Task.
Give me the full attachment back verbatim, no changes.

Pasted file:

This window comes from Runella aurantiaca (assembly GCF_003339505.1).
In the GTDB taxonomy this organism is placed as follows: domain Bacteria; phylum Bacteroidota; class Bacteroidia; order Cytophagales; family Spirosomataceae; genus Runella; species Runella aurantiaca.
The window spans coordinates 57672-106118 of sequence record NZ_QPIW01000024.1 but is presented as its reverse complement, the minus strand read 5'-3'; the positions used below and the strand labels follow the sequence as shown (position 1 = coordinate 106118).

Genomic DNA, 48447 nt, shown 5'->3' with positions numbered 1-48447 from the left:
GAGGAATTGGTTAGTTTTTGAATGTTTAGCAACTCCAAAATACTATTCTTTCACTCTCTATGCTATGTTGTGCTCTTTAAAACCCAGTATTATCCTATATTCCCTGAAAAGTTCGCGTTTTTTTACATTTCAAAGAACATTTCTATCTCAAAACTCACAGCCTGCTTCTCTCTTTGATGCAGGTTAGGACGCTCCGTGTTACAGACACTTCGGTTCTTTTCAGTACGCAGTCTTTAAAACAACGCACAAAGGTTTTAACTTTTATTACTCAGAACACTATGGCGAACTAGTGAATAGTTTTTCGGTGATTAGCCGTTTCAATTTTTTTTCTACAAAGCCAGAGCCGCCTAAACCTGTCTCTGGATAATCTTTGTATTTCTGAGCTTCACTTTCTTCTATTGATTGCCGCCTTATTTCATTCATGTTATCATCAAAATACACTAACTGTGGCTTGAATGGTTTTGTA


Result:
This window comes from Runella aurantiaca (assembly GCF_003339505.1).
In the GTDB taxonomy this organism is placed as follows: domain Bacteria; phylum Bacteroidota; class Bacteroidia; order Cytophagales; family Spirosomataceae; genus Runella; species Runella aurantiaca.
The window spans coordinates 57672-106118 of sequence record NZ_QPIW01000024.1 but is presented as its reverse complement, the minus strand read 5'-3'; the positions used below and the strand labels follow the sequence as shown (position 1 = coordinate 106118).

Genomic DNA, 48447 nt, shown 5'->3' with positions numbered 1-48447 from the left:
GAGGAATTGGTTAGTTTTTGAATGTTTAGCAACTCCAAAATACTATTCTTTCACTCTCTATGCTATGTTGTGCTCTTTAAAACCCAGTATTATCCTATATTCCCTGAAAAGTTCGCGTTTTTTTACATTTCAAAGAACATTTCTATCTCAAAACTCACAGCCTGCTTCTCTCTTTGATGCAGGTTAGGACGCTCCGTGTTACAGACACTTCGGTTCTTTTCAGTACGCAGTCTTTAAAACAACGCACAAAGGTTTTAACTTTTATTACTCAGAACACTATGGCGAACTAGTGAATAGTTTTTCGGTGATTAGCCGTTTCAATTTTTTTTCTACAAAGCCAGAGCCGCCTAAACCTGTCTCTGGATAATCTTTGTATTTCTGAGCTTCACTTTCTTCTATTGATTGCCGCCTTATTTCATTCATGTTATCATCAAAATACACTAACTGTGGCTTGAATGGTTTTGTA